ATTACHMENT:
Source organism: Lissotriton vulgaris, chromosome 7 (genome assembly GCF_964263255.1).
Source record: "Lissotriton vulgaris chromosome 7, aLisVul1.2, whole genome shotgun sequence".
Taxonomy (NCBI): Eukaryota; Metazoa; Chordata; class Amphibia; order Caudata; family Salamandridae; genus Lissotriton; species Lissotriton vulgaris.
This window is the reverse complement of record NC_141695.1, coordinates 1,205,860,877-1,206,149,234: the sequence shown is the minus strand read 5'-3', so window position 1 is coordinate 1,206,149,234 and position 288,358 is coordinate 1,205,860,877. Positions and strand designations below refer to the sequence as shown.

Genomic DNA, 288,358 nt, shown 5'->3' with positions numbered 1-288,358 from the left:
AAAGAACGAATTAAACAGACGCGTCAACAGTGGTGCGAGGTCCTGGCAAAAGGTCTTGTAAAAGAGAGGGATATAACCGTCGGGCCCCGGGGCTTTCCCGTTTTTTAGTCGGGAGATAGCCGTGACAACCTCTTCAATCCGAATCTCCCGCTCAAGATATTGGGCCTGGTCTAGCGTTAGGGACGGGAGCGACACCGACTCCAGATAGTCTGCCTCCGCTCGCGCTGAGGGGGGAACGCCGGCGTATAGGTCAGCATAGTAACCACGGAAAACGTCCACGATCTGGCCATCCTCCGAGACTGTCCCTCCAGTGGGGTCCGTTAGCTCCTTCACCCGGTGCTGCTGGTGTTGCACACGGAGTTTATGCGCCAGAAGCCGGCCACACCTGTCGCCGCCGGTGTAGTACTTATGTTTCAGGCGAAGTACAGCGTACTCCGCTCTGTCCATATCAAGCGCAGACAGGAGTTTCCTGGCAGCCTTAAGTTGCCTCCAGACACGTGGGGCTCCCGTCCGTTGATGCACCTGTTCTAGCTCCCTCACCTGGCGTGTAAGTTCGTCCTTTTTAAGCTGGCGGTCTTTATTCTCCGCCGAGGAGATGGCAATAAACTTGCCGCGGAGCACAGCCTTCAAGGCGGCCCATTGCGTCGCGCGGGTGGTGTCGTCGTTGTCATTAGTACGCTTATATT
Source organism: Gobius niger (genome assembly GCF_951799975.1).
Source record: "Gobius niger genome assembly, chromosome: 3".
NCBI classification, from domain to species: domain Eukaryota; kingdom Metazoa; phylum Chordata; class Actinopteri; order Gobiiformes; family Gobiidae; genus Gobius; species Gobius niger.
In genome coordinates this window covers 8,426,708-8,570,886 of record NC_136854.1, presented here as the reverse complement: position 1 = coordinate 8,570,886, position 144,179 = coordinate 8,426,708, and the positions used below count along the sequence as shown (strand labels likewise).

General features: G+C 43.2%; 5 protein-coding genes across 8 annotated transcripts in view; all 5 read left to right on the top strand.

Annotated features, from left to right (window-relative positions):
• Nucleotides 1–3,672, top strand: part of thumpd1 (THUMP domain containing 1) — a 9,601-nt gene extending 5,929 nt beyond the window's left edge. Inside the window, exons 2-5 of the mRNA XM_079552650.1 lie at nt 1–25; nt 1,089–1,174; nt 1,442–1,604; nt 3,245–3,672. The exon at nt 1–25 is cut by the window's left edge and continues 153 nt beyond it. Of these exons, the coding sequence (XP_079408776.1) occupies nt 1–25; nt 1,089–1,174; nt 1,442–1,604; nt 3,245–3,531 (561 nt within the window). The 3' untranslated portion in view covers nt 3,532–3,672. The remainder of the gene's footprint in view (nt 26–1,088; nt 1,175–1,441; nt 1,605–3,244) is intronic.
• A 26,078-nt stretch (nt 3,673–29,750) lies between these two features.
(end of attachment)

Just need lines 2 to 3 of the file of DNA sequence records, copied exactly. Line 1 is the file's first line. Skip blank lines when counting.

Source record: "Lissotriton vulgaris chromosome 7, aLisVul1.2, whole genome shotgun sequence".
Taxonomy (NCBI): Eukaryota; Metazoa; Chordata; class Amphibia; order Caudata; family Salamandridae; genus Lissotriton; species Lissotriton vulgaris.